Traveling with pets can be a challenge at times. However, the benefits far outweigh the negatives. 

Pets travel all over the country, and they need protection from fleas, ticks, and heartworms year-round. They need to always wear a collar with their name, your contact info, and contact info of someone that’s not in the truck in case of an accident. Chipping your animals is not enough, as many humane shelters do not check for a chip.  

Pets need plenty of water, and I created a blog that talks about a good water dish that works for cats and dogs, and the best part is that water does not slosh all over the truck. I created a video about the water dish we use that you can view here. Make sure to feed your pet's food that can be easily found when away from home, in case you run out. Some pets are sensitive to different waters, so you might want to use bottled water.  

When pets are young, they like to chew, so provide plenty of chew toys, and chew sticks to keep them from gnawing on the truck’s interior. While they are young, teach what is permissible and what is not. We taught our kitty, Squeaky, that he cannot be on the dash when the truck is running from a young age. “Get off the dash,” is the only command he responds to, and we have a much better vision of the road with him, not on the dash. We taught our dog, Texas, that she could not lay near our feet when driving, Squeaky also knows that he cannot get under our feet as well.

Squeaky is not allowed to get out of the truck until we get home, and we are lucky he does not want to get out. In special circumstances, if we have to take him out to have the truck searched, he has a harness he wears. He yowls the whole time wanting back into the truck. A friend of ours let their cat get out and wander around when they were parked. The cat had been in the truck since he was a kitten, and he always stays close to the truck while nosing around. He had just gotten out, and the shipper called and said, "we need you at the dock right now to get your freight." The owners could not find the cat, and he did not come when called. They went and loaded, went back and searched the area, the cat was never found. It was so sad as the cat was old and I am sure very frightened. The cat was chipped, and that is when we learned that many shelters do not have the equipment to look for a chip. 

Texas loves to get out and go for walks, chase her ball, or lie by Bob as he works on the truck. She was taught from a young age the command “Leave it,” usually used when teasing Squeaky, but it also works if she spies a tasty morsel, usually chicken bones on the ground. We have also taught her not to bark at other drivers walking by the truck. Not barking is not only essential for us as someone is often sleeping, it is good for the neighboring trucks also, as they could be sleeping.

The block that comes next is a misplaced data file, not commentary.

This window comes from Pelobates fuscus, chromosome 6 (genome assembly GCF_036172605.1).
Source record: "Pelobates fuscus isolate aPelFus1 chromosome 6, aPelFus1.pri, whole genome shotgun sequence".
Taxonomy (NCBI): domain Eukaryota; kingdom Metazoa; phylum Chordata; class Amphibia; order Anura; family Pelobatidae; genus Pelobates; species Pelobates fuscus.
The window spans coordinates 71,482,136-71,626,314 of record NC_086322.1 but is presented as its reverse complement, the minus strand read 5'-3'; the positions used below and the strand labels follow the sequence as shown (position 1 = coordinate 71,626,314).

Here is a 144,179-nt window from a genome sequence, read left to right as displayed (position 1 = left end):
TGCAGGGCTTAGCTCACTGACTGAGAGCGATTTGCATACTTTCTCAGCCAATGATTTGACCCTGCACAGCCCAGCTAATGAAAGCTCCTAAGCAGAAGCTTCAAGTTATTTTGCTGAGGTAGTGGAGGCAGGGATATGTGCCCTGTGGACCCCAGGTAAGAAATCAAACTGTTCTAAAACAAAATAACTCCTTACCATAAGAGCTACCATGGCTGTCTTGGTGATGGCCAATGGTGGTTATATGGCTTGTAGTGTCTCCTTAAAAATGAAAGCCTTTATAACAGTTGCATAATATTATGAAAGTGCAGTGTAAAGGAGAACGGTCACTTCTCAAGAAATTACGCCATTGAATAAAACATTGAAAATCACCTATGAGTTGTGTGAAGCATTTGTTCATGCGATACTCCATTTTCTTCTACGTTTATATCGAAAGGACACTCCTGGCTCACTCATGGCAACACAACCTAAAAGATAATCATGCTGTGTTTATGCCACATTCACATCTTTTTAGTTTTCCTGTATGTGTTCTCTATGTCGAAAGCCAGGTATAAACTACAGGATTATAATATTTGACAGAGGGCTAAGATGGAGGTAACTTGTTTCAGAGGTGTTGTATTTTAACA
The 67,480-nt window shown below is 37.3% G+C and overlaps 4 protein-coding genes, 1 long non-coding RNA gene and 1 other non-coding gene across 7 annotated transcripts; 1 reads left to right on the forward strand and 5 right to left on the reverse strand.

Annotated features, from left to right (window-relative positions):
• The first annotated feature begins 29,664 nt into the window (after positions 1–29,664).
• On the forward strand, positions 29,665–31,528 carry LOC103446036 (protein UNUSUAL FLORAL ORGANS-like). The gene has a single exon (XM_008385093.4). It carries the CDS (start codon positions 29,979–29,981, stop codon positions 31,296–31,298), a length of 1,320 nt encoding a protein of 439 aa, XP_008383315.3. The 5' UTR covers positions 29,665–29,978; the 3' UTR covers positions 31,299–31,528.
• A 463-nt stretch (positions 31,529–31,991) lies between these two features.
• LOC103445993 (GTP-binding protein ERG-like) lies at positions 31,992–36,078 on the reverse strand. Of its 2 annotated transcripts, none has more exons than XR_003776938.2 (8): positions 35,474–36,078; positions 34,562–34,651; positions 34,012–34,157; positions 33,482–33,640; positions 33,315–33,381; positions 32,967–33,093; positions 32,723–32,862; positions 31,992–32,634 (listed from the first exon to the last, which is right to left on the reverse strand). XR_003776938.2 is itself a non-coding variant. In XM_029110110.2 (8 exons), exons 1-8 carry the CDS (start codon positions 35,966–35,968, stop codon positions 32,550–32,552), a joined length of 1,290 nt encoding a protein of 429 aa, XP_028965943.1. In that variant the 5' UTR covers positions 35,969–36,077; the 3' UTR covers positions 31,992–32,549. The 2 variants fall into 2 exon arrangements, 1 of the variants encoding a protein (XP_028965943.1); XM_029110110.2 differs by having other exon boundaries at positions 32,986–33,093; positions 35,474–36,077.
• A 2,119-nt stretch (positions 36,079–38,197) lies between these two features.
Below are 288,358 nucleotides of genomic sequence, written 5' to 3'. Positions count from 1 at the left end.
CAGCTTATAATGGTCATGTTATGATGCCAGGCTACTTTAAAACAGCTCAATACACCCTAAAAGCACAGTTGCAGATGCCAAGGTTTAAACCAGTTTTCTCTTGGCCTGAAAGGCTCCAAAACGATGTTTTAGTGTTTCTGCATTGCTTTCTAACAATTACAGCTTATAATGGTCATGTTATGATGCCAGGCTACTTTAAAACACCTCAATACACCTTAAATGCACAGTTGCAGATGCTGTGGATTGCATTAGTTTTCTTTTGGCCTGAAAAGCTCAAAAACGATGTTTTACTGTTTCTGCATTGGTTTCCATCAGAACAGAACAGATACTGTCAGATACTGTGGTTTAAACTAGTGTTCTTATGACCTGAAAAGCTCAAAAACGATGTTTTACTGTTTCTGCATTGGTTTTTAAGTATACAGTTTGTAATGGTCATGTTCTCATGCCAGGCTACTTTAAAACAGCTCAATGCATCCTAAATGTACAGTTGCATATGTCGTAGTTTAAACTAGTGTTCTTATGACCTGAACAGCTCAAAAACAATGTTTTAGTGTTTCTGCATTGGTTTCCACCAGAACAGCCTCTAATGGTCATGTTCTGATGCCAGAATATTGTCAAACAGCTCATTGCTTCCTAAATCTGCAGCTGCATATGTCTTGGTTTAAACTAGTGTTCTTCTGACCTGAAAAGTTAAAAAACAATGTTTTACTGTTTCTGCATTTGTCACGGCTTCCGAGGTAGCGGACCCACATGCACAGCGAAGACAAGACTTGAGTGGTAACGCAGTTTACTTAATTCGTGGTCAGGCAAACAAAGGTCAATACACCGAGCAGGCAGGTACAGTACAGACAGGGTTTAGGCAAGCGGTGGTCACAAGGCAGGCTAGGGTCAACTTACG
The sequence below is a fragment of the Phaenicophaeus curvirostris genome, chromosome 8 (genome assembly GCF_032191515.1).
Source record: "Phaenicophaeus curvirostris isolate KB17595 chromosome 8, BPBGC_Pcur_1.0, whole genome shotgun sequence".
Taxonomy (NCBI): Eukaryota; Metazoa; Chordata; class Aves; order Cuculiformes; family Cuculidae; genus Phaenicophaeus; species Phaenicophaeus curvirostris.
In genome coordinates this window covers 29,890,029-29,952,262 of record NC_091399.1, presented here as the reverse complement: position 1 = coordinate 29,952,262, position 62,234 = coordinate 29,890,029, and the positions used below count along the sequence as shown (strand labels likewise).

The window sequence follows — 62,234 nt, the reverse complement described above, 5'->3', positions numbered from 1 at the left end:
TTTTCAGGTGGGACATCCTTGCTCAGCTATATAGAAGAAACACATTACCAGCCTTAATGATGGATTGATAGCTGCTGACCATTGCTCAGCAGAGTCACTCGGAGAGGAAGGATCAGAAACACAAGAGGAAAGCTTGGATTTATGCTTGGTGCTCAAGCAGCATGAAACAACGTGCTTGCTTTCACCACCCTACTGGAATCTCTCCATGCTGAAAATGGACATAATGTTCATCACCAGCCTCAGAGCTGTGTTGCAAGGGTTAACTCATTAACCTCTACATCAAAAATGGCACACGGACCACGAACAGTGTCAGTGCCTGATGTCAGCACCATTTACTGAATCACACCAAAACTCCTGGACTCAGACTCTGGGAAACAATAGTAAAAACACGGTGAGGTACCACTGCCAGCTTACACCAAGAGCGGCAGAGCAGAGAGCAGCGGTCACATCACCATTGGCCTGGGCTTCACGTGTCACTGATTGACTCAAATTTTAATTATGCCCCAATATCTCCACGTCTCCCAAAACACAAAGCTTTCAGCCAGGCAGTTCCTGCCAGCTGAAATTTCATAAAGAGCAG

Be prepared for the amount of hair a pet will shed daily. The cab air filters will need to be changed more often. An air hose in the cab of the truck helps to keep the hair blown out. A small handheld vacuum cleaner will help in the sleeper. Brushing a long-haired dog helps, but I do not think anything helps when they start shedding.

Buy a supply of pet waste bags and clean up after your dog. The bags are cheap and help contain the spread of diseases.

Buy a good leash and collar. Consider buying a heavy-duty instead of a retractable leash. A family member had a small dog that loved to run, and they had her on a retractable leash out for a walk at a rest area. She took off running, and when she hit the end of the retractable leash, the leash broke, and she ran out onto the interstate. It was a tragic accident with a bad ending for the little dog, and her owners were devastated. 

Take care of your travel companions, and they will bring you hours of companionship and joy.

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Linda Caffee

Bob and Linda started their driver careers after their children left home for college in 2000. Bob started as a driver for a large motor carrier with Linda as a rider. They decided to enter the Expedite industry as team drivers in 2005 and purchased their first Freightliner. Both, Bob and Linda have had their Class A licenses since the early 80's starting out driving in the oil field and hauling grain as fill in drivers where Bob worked as a diesel mechanic. Linda worked at the local country courthouse in data processing.

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